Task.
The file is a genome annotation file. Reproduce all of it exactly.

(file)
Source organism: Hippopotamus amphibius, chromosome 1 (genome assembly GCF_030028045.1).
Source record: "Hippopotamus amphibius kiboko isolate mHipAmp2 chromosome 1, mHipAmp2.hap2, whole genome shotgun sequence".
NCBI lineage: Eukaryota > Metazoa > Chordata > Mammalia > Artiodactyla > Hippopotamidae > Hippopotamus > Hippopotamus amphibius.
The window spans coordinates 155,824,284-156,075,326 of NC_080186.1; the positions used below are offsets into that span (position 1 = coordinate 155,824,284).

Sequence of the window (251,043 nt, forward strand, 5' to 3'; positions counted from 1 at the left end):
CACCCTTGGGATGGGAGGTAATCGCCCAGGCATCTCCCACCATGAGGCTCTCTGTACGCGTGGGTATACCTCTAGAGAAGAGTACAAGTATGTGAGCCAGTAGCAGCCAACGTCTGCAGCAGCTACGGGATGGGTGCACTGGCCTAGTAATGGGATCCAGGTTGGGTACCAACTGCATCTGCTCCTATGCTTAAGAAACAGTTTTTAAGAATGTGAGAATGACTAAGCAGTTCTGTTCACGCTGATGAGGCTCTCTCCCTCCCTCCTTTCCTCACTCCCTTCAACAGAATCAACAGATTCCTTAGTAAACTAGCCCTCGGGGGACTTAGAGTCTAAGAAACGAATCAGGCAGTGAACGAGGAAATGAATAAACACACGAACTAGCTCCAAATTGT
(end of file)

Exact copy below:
Source organism: Hippopotamus amphibius, chromosome 1 (genome assembly GCF_030028045.1).
Source record: "Hippopotamus amphibius kiboko isolate mHipAmp2 chromosome 1, mHipAmp2.hap2, whole genome shotgun sequence".
NCBI lineage: Eukaryota > Metazoa > Chordata > Mammalia > Artiodactyla > Hippopotamidae > Hippopotamus > Hippopotamus amphibius.
The window spans coordinates 155,824,284-156,075,326 of NC_080186.1; the positions used below are offsets into that span (position 1 = coordinate 155,824,284).

Sequence of the window (251,043 nt, forward strand, 5' to 3'; positions counted from 1 at the left end):
CACCCTTGGGATGGGAGGTAATCGCCCAGGCATCTCCCACCATGAGGCTCTCTGTACGCGTGGGTATACCTCTAGAGAAGAGTACAAGTATGTGAGCCAGTAGCAGCCAACGTCTGCAGCAGCTACGGGATGGGTGCACTGGCCTAGTAATGGGATCCAGGTTGGGTACCAACTGCATCTGCTCCTATGCTTAAGAAACAGTTTTTAAGAATGTGAGAATGACTAAGCAGTTCTGTTCACGCTGATGAGGCTCTCTCCCTCCCTCCTTTCCTCACTCCCTTCAACAGAATCAACAGATTCCTTAGTAAACTAGCCCTCGGGGGACTTAGAGTCTAAGAAACGAATCAGGCAGTGAACGAGGAAATGAATAAACACACGAACTAGCTCCAAATTGT